It might look dainty, but the super-slim Sony Cyber-shot DSC-TX5 is as hard as nails. You can drop it from 1.5m, freeze it, and dunk it in up to 3m of water, and it'll keep coming back for more. It boasts Sony's latest hi-tech features too, including 'intelligent sweep panorama', 10-frames-per-second shooting and 720p high-definition movies. For around £280, that doesn't sound at all bad.
The TX5 lets you have your cake and eat it. Despite its ruggedised construction, it's just as slim, dainty and elegant as any other Sony ultra-compact camera. It comes in five different colours (silver, black, red, pink and green), and has a supremely fuss-free exterior, with nothing on the front except brushed steel, and nothing on the back except a big, 75mm (3-inch) LCD touchscreen.
To start the TX5 up, you slide down the lens panel on the front. It's slightly tricky, but, then again, it doesn't exactly matter if you drop the camera. This powers up the rear LCD and its touchscreen interface.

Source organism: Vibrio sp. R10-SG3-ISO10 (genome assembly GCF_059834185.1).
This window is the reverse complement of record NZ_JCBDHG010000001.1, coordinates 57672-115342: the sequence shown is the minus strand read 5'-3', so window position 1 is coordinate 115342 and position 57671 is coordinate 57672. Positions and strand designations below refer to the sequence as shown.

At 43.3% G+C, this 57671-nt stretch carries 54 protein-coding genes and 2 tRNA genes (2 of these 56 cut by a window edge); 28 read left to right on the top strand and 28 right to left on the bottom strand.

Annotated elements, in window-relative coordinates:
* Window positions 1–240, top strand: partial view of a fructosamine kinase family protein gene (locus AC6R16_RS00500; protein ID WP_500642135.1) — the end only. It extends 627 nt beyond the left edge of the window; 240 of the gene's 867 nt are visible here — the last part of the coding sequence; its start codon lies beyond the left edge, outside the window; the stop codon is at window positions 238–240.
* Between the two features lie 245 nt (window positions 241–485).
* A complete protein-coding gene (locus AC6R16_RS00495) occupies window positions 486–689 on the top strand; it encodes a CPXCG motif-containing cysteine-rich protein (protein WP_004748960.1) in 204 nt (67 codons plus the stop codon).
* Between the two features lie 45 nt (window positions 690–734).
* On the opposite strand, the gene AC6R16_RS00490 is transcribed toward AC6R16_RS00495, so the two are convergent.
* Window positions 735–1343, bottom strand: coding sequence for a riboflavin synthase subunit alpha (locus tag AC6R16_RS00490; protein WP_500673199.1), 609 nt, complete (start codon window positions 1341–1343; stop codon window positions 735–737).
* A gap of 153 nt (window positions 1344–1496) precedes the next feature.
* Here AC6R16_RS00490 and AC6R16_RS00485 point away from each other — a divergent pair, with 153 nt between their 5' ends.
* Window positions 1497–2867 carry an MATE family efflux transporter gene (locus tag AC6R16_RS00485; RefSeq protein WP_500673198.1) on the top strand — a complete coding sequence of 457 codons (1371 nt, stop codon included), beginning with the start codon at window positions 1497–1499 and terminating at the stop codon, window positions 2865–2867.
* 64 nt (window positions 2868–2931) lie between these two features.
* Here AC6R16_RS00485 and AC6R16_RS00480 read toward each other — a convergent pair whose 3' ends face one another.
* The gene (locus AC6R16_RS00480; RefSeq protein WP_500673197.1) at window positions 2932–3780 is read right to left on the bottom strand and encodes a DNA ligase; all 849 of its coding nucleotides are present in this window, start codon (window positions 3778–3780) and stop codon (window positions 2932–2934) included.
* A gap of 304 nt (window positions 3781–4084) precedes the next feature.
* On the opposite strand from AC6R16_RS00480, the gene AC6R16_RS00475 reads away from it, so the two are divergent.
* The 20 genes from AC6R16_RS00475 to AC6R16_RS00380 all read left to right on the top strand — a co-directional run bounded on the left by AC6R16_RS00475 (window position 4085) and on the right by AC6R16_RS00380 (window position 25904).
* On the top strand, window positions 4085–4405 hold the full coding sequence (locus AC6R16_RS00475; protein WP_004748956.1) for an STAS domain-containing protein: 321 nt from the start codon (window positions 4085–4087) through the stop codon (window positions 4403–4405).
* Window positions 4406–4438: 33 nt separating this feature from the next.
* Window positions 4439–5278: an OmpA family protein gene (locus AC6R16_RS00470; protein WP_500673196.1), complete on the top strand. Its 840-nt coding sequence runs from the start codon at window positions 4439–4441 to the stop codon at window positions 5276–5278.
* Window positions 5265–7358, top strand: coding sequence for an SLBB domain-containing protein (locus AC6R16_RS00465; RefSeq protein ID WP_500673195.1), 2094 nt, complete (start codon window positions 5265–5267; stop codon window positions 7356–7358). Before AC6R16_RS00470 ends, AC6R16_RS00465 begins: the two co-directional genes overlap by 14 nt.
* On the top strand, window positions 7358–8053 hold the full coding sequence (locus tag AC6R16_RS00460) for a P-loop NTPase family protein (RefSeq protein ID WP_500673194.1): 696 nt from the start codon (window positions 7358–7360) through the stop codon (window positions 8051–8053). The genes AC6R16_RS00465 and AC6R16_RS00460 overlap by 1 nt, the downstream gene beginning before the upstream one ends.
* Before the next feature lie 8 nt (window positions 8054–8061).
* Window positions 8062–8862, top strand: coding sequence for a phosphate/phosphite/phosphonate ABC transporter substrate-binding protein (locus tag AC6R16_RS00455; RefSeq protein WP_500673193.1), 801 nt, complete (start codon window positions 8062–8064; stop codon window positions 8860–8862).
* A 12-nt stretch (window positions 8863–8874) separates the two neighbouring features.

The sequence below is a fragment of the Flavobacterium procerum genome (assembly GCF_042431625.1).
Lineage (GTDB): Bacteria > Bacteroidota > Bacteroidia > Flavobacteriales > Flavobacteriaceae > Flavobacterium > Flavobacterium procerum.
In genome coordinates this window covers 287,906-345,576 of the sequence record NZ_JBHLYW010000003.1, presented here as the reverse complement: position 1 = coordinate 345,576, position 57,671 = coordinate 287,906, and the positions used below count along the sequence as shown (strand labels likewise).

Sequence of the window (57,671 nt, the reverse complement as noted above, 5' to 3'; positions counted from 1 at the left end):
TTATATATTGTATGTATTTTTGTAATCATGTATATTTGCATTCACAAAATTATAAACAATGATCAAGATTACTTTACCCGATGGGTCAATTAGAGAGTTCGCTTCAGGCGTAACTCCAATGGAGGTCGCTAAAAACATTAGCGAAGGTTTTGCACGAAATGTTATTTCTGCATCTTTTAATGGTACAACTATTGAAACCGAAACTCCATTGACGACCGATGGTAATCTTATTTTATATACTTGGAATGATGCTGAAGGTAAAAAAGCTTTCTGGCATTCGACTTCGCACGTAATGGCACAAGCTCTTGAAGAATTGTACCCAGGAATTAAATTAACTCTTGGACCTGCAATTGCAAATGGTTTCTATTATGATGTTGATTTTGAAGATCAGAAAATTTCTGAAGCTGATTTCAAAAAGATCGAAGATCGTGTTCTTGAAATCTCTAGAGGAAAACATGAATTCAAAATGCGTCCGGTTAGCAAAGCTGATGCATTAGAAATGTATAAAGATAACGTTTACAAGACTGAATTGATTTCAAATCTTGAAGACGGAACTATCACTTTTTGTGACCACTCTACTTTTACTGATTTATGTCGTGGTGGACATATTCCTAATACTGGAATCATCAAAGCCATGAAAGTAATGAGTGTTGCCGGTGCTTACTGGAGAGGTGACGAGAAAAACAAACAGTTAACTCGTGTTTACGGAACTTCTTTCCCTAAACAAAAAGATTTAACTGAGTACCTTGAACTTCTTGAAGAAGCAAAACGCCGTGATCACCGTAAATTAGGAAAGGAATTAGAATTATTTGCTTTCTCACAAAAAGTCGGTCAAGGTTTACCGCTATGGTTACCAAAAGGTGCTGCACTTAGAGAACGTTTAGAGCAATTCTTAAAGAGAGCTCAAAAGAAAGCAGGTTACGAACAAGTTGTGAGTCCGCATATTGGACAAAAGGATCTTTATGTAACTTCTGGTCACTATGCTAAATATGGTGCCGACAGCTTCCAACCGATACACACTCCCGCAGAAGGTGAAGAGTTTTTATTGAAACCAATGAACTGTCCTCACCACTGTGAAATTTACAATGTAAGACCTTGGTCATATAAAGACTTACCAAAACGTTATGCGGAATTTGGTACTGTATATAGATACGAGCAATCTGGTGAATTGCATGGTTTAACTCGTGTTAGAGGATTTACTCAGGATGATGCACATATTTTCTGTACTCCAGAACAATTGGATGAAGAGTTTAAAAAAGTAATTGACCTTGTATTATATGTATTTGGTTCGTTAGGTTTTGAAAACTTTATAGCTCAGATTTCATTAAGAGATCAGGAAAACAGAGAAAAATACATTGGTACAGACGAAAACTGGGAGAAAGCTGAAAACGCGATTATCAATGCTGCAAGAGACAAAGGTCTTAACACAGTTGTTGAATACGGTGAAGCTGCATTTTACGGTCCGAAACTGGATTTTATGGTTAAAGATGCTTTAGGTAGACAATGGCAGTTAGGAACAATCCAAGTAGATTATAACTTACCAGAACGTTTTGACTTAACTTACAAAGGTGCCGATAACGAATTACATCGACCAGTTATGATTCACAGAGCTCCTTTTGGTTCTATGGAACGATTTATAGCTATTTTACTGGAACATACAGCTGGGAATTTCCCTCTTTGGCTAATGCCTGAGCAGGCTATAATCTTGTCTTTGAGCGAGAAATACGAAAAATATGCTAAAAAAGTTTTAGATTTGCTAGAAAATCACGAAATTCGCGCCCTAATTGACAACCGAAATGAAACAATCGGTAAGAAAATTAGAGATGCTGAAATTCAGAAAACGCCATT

Camera touchscreens don't always work particularly well, but Sony's judged this one to perfection. The sensitivity is just right, and a tiny chime provides audio feedback to confirm your actions. The interface takes some getting used to, though, and it's less than obvious how to use the mode setting in particular. Once you've got it figured out, though, everything becomes much more straightforward.
That's when you start to appreciate this camera's rather special qualities. There's the autofocus speed, for a start, which, as usual with Cyber-shot compacts, is exceptionally fast. The 10fps continuous-shooting mode is quite a revelation, too, since most compacts struggle to surpass 1fps at full resolution. The only drawback is that the camera takes several seconds to empty the buffer after a high-speed burst, and you can't take any more shots until it's finished.
The 'sweep panorama' mode is rather good too, especially now that it's 'intelligent'. It can now stitch frames together seamlessly even if there are people moving in the frame. It doesn't save panoramas at full resolution, but they're big enough, at 4,910x1,080 pixels, and the joins are remarkably good given that everything's done in-camera in just a few seconds.